The current crisis has come as an unwelcome detour in the path of Central and Eastern Europe's convergence with the developed world. But despite the current talk of "green shoots," all the countries will have to go through a third phase of the crisis before anyone can look forward to a real recovery.
There is a great deal of confusion about what happens next. Portfolio investors are having their first sip of champagne in just under a year after equity markets rallied by as much as 100% in the last few months. Obviously, some investors think the prospects for the region look good in the medium term anyway. But talk to the economists and you will probably just want to go back to bed. The contractions in GDP have been cataclysmic: Latvia down 18% in the first quarter, Ukraine down 21% and Russia down about 10%, to name a few. All the emerging European markets were caught off guard and have been hit a lot harder than they were expecting by America's woes.
Now for the bad news. It could get worse.
The third place
Analysts at Citigroup Global Markets identify three phases to this crisis. The first and most damaging, the Financial Vulnerability Phase, is almost over. In this phase, countries with a high loan-to-deposit ratio were vulnerable to sudden closure of the international credit markets. However, the governments in the region handled themselves surprisingly well, reacted fast with bailout packages and the recapitalisation of big banks. Collectively, they nipped a systemic meltdown in the bud.
Citigroup says we are now in the middle of the second phase of the crisis, the External Vulnerability Phase. In this phase, countries, regardless of the health of their banking systems, became vulnerable to the crisis because of the large size of their external financing needs. However, this phase is coming to an end in most countries, as the new supercharged International Monetary Fund has stepped in (or is in the process of stepping in) to bail out countries in the most danger. The second phase of the crisis is less dramatic than the first, but the economic slowdown it causes as government's impose austerity packages to reduce debt gives it a couple of nasty stings in its tail.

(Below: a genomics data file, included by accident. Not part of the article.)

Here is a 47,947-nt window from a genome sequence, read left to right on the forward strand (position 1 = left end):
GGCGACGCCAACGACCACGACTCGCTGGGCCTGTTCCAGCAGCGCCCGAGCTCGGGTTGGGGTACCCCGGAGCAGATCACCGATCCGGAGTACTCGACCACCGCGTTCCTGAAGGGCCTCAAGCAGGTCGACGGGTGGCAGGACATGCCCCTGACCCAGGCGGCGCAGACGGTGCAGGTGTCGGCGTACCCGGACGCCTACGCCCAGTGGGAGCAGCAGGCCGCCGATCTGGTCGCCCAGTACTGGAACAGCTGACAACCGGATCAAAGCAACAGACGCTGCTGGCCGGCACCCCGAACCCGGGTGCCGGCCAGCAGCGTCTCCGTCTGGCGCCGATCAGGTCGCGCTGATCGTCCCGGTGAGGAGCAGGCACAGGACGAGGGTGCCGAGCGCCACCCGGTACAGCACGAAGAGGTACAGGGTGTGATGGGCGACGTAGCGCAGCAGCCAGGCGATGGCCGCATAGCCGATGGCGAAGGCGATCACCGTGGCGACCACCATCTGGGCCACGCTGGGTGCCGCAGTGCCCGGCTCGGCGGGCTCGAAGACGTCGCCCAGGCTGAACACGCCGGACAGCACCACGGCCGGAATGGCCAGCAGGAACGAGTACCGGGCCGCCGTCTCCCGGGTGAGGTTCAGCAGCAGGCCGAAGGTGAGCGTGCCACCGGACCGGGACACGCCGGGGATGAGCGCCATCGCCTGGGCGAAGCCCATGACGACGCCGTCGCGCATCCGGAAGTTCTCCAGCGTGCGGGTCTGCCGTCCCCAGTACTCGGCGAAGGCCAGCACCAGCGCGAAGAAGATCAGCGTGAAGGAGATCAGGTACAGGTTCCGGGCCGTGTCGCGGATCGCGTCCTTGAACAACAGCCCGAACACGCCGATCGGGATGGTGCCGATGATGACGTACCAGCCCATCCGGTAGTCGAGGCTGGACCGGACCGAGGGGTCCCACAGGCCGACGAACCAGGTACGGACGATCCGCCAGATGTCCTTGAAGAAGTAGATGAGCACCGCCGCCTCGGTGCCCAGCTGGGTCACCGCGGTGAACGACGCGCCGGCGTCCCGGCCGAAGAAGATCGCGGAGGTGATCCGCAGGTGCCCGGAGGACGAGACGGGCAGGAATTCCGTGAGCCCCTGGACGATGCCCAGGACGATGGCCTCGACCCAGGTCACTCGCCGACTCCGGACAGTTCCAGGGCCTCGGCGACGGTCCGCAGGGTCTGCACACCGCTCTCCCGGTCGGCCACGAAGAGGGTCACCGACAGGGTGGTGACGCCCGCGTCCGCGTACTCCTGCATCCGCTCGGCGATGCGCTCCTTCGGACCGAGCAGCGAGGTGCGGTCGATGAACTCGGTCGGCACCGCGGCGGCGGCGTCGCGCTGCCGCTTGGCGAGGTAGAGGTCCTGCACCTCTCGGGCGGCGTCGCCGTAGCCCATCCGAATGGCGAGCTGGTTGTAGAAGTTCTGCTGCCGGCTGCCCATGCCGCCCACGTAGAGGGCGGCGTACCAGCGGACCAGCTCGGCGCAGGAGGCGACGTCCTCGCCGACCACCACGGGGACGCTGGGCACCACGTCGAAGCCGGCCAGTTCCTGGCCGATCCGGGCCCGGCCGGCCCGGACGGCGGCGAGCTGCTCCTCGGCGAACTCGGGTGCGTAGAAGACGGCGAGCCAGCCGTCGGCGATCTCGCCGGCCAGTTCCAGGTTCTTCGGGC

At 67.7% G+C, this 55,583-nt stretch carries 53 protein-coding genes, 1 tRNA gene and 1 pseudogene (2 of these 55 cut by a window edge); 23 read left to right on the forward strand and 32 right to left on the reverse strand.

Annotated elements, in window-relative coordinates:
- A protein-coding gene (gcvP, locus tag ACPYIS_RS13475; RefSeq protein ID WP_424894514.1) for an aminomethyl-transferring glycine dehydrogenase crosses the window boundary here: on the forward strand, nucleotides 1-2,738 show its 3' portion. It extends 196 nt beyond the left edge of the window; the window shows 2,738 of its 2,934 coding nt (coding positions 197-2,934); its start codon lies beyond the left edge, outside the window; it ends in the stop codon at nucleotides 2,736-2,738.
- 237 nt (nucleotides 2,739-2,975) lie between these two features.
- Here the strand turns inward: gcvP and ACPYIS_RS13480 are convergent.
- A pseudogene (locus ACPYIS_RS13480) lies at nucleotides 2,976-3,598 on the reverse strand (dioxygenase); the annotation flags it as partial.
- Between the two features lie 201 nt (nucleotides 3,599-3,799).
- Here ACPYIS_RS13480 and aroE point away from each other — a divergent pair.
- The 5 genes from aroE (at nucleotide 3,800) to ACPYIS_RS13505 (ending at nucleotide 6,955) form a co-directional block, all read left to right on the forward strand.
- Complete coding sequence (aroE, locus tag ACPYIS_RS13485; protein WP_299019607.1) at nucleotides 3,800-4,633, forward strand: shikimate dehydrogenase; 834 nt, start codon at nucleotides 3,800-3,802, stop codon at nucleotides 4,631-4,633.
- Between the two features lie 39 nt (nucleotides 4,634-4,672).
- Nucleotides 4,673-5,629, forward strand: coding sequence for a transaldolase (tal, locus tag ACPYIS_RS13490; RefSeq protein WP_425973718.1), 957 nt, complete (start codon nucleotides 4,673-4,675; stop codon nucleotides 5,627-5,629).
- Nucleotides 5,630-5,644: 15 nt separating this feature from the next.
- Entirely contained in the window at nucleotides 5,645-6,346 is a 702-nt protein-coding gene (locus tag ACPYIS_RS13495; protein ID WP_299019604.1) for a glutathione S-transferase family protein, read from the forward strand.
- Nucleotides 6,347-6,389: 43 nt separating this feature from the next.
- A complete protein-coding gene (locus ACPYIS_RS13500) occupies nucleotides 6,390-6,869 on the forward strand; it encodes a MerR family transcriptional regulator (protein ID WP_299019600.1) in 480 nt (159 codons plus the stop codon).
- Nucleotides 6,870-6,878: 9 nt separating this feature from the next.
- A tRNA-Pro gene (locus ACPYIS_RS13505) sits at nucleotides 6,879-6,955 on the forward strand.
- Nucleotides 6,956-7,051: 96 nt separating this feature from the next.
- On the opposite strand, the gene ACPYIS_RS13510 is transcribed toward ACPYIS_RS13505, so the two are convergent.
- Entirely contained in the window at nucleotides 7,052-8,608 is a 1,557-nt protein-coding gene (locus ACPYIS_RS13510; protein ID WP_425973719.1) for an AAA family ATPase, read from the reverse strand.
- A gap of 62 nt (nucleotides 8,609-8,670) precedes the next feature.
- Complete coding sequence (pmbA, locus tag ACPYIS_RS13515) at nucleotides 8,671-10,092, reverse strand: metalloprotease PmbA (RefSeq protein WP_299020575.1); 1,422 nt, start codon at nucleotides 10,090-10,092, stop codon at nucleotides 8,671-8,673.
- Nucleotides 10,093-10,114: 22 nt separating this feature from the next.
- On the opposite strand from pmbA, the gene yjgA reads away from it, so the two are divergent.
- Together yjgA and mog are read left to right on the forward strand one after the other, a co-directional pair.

The most obvious is that the slowing real economy causes bad debt to rise and could result in a second-wave banking crisis later this year, which we have written about extensively. Suffice to say that in most countries, the danger of a banking crisis caused by bad debt is receding. The small CIS countries have hardly been affected. Countries like Russia have been affected but look like they will cope. And in a few countries like Kazakhstan, Ukraine and Belarus, a banking crisis in the autumn remains a very real possibility.
"Non-performing loans [in the Russian bank sector] will probably reach 15% this year, which is more than you would like and will force some banks to recapitalise, but I don't expect it will go much beyond that. It will be an uncomfortable situation, but nothing that we can't cope with," Oleg Vyugin, former deputy governor of the Central Bank of Russia and board member of Russia's biggest commercial bank MDM-Ursa Bank, tells bne. "There is very little chance of a second bank crisis in Russia."
The IMF has a big role to play in mitigating this second External Vulnerability Phase, but even if the likes of Latvia and Turkey do get standby loans from the IMF, Citigroup says there is a third phase of the crisis yet to come, the Fiscal Vulnerability Phase.
Falling tax revenues drives this phase and it has yet to start. In the short term, the crisis is actually having some beneficial affects on national accounts: as imports have been falling faster than exports, current account deficits have been shrinking fast - indeed, both Estonia and Lithuania have turned large deficits into surpluses in the last 10 months. But as the tail end of the crisis wears on, slower growth means less taxes, turning the screws on budgets that are already under pressure.
Happily, Citigroup thinks that this problem will also be manageable. "Thanks to budget discipline in many countries during the past few years, we believe the Fiscal Vulnerability Phase poses fewer risks than what has passed before. The countries most at risk here are likely to be ones with unrealistic budget assumptions and high debt/GDP ratios," Citigroup said in a research note in May.
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